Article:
A huge part of becoming an optimal performer surfer and developing mental strength is turning off your negative self-talk. The thoughts in our head influence our behavior, attitude, and actions. They are affecting our lives and are either empowering which enable us to take positive actions or limiting that stop us from achieving our goals.
Surfers can often be facing situations where they are talking negatively to themselves, specifically during a competition, surfing big waves, or in bad surf day. In competition, thinking that you might lose against your opponent can cause you to fail at winning. On a big day, letting fear gets into your thoughts might cause you to hesitate and not taking quick actions.
The reason our thoughts are so important for us to understand is that they are directly responsible for the results we get. The way we think determines how we will be acting in any given situation and the way we act makes a huge difference in the results we achieve in any given situation, as I show in the diagram below.
IDENTIFYING THE NEGATIVE SELF-TALK
Having this in mind, what is the negative self-talk that could hinder you from being at an optimal performance level? What are the things that you say to yourself that have stopped you and could still hold you from performing at you best?
Here are some examples:
. I am not equipped to be an optimal performer. . I have no time for this. . It’s too hard; this isn’t for me, I can’t do it. . Optimal performance is for pro-surfers. . It’s too late for me; I am already too busy with life. . I have already tried everything. . I am never going to be disciplined enough. . I don’t need to be an optimal performer, so I’m not going to strive for performance. . My lifestyle is too complicated; I wouldn’t be able to do it.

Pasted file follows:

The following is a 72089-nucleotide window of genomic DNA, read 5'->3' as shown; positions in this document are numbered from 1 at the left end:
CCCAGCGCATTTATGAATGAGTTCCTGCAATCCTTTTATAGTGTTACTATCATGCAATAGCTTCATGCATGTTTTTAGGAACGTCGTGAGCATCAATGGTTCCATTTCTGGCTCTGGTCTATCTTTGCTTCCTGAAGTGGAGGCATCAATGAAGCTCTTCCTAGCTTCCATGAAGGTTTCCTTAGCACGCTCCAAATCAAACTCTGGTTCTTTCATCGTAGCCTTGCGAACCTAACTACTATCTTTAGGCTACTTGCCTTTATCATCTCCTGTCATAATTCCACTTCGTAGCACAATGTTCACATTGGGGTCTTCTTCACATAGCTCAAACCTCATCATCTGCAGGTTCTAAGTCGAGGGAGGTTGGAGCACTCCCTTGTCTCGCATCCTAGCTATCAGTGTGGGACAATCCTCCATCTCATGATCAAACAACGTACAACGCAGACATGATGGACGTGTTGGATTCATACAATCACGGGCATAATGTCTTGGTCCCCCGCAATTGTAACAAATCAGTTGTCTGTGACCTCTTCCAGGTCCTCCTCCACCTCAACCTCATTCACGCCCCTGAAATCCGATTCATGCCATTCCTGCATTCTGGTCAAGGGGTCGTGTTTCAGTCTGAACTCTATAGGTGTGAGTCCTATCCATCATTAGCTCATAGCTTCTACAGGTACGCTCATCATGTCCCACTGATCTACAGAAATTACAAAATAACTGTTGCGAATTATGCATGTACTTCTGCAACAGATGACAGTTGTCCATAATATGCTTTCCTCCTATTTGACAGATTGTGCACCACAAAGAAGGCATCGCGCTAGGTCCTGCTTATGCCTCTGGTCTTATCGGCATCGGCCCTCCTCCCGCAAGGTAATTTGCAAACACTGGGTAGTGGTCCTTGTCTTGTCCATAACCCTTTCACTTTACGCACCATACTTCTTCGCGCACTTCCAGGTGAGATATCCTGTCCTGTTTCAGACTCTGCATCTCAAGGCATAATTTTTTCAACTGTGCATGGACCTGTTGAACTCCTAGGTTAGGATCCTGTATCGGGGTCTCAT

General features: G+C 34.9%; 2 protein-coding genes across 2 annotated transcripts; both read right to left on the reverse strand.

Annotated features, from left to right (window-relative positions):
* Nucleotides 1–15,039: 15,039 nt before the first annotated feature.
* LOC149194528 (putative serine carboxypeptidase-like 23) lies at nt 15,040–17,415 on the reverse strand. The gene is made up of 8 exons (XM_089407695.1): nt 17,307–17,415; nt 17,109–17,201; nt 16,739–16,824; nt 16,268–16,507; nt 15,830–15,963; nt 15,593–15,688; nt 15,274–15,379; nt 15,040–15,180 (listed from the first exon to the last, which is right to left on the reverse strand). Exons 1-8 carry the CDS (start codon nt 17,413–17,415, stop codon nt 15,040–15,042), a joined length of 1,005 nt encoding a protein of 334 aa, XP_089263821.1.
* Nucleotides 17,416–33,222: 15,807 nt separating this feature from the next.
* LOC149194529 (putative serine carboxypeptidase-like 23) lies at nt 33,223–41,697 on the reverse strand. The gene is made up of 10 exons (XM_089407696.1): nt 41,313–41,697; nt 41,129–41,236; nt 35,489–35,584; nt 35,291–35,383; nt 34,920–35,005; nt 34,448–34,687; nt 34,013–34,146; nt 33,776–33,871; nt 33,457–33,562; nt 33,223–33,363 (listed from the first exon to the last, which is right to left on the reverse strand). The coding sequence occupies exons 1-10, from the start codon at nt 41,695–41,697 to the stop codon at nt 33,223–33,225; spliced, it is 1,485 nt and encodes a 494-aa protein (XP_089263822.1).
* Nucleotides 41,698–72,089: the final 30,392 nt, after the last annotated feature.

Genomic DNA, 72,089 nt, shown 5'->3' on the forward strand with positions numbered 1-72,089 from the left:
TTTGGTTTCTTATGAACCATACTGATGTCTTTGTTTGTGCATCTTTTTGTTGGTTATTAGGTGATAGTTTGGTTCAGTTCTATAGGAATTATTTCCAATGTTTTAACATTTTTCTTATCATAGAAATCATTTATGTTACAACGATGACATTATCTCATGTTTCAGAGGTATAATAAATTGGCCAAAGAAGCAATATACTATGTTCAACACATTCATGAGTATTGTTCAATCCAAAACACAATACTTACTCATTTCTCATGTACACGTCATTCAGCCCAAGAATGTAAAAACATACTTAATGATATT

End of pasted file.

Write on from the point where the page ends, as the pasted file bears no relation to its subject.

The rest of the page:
UNCONSCIOUS CHILDHOOD RELATION
Some of your negative self-talk could be coming from beliefs that were installed in you by the people closest to you. You continued developing and confirming those beliefs as your own while growing up as a teenager and then into a young adult, and you chased evidence to support these adsorbed beliefs.
Some of your beliefs could be operating below your conscious awareness, much like an airplane on autopilot. However, understanding how the human brain works and how to make changes can unlock your hidden potential.
CHANGING THE WAY YOU THINK:
All breakthroughs begin with a change in beliefs. So how do you turn your limitations into empowering actions?
Recognise and write down at least five limiting beliefs about being at an optimal performance level, waking up early, and being a better stronger and healthier surfer.
Come up with the opposite of each one of your limiting beliefs.
Start using your new beliefs as positive self-talk by repeating it over and over again.
Create a short-term and mid-term plan where you can integrate your new positive self-talk into your OPP (Optimal Performance Practices), and to reinforce these through your morning routines.
For example, if your limiting belief is about getting started with new routines and you always say “It’s too difficult to start new routines and stay consistent,” this belief won’t serve you if your true wish is to start new optimal performance practices. So, you would have to create positive self-talk like “It’s fun to start new routines, it might be challenging in the beginning, but in no time it will become second nature.”
Stay focused and keep repeating this sentence and the action that follows it, until you feel completely free from the old habit.
In conclusion, you can change your negative self-talk. The first part is to identify what do you say to yourself and when do you say it.
Your thoughts influence your behavior and therefore your results.
Some of your unconscious beliefs were developed during your childhood.
Turn your limitations into empowering actions by repeating the opposite of them.
By Coach Dris|2020-12-25T11:24:43+01:00June 3rd, 2018|
Dris is a professional coach and consultant. He is offers training, workshops, and coaching services to corporate organizations, sports teams, managers, young entrepreneurs, and professional athletes. He specializes in emotional intelligence, workplace wellness, leadership, talent management, athletes development, and career advancement.
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